“It is particularly important to consider this question, as tech companies now find themselves wading into heavily regulated areas, in some cases unawares. New healthcare models will require novel and practical solutions to manage this barrier.
“As the popularity of wearable technology (and the range and sophistication of products on offer) increases, the e-health industry grows, and the rise of genetic testing and personalised medicine all continue apace, the potential legal issues around such products and technologies come to the fore. Key among these is the issues of privacy, data protection and the ownership of data, along with considerations around the use of such data, such as targeted advertising. In line with this, healthcare professionals and other industry players are increasingly cognisant of the need to ensure they have strong data protection systems in place,” she says.
Frawley says low levels of health and digital literacy impacts patients’ ability to engage efficiently – with between a third and half of people having low health literacy. “This can undermine patient engagement with mobile health technologies,” she says.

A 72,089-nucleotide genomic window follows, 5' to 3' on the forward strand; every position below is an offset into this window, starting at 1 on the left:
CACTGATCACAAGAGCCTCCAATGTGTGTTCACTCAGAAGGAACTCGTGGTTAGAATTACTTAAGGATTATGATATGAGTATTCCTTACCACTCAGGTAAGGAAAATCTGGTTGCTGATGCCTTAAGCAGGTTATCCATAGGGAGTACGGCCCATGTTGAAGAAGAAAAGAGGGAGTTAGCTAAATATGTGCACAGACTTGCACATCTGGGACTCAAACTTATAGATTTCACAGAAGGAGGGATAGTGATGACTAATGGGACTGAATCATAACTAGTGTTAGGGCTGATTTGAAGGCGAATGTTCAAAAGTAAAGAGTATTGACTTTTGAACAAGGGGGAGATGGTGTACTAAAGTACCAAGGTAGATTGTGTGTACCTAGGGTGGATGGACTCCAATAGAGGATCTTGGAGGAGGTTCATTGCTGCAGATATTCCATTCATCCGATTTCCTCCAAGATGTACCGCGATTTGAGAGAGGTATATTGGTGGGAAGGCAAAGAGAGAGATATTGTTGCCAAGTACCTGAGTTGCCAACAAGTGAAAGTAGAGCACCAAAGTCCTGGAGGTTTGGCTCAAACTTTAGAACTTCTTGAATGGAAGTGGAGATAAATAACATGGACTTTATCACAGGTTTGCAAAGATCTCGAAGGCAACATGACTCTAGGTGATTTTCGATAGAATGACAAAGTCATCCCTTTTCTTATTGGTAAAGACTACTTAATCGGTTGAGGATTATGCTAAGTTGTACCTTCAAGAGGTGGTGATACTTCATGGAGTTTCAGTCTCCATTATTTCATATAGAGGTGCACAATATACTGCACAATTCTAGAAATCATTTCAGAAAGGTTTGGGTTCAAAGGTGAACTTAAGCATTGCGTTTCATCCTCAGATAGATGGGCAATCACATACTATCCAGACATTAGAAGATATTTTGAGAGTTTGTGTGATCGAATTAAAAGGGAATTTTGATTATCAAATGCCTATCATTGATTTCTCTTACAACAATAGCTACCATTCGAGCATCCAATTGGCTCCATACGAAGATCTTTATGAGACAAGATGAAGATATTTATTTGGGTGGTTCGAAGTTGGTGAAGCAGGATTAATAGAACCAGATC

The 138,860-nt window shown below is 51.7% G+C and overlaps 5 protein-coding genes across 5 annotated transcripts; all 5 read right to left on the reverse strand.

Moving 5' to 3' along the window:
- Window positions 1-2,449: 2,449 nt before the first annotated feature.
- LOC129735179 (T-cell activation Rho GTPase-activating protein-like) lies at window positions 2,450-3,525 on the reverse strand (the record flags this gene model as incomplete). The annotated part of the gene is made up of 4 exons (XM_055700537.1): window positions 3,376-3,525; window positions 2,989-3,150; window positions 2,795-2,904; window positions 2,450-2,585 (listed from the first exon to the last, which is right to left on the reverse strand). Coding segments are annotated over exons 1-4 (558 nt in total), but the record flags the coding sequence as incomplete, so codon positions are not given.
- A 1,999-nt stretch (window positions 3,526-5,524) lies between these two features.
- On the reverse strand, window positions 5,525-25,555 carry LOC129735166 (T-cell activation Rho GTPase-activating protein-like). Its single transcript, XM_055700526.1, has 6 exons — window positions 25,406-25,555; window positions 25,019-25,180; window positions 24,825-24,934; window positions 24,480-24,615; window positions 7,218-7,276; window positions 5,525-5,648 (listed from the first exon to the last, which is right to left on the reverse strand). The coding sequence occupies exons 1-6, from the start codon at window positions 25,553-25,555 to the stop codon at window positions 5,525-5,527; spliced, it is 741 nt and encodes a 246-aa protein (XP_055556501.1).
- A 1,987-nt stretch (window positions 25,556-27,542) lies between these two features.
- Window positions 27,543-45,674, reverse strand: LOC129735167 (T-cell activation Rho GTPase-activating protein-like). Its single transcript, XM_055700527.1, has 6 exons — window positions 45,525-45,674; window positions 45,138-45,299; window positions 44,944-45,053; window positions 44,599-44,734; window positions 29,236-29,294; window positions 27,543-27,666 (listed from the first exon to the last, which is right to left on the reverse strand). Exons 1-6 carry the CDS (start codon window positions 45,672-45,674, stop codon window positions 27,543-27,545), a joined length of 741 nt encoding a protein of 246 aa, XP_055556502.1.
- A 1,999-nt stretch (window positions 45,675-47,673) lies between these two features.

O’Leary says it’s vital that the information that devices provide is accurate.
“We need to know that the algoritms that are being used to compute information is accurate. If you’re going to make decisions based on these devices, we need to be assured we’re making the right decision and not get into a situation of misdiagnosis.”
This could all point towards a shift in power from healthcare provider to patient: “I am not sure that there is a power shift, but there certainly is a knowledge shift. When allied to the information on conditions and treatments available online, digital innovations allow patients to take a more proactive role in managing their health and treatment plans. Not only does this increase patient autonomy and create a more informed medical consultation, it allows the healthcare professional to understand better how a patient deals with his or her condition outside of the treatment centre. This ultimately benefits the patients’ healthcare journey,” Ciara Farrell says.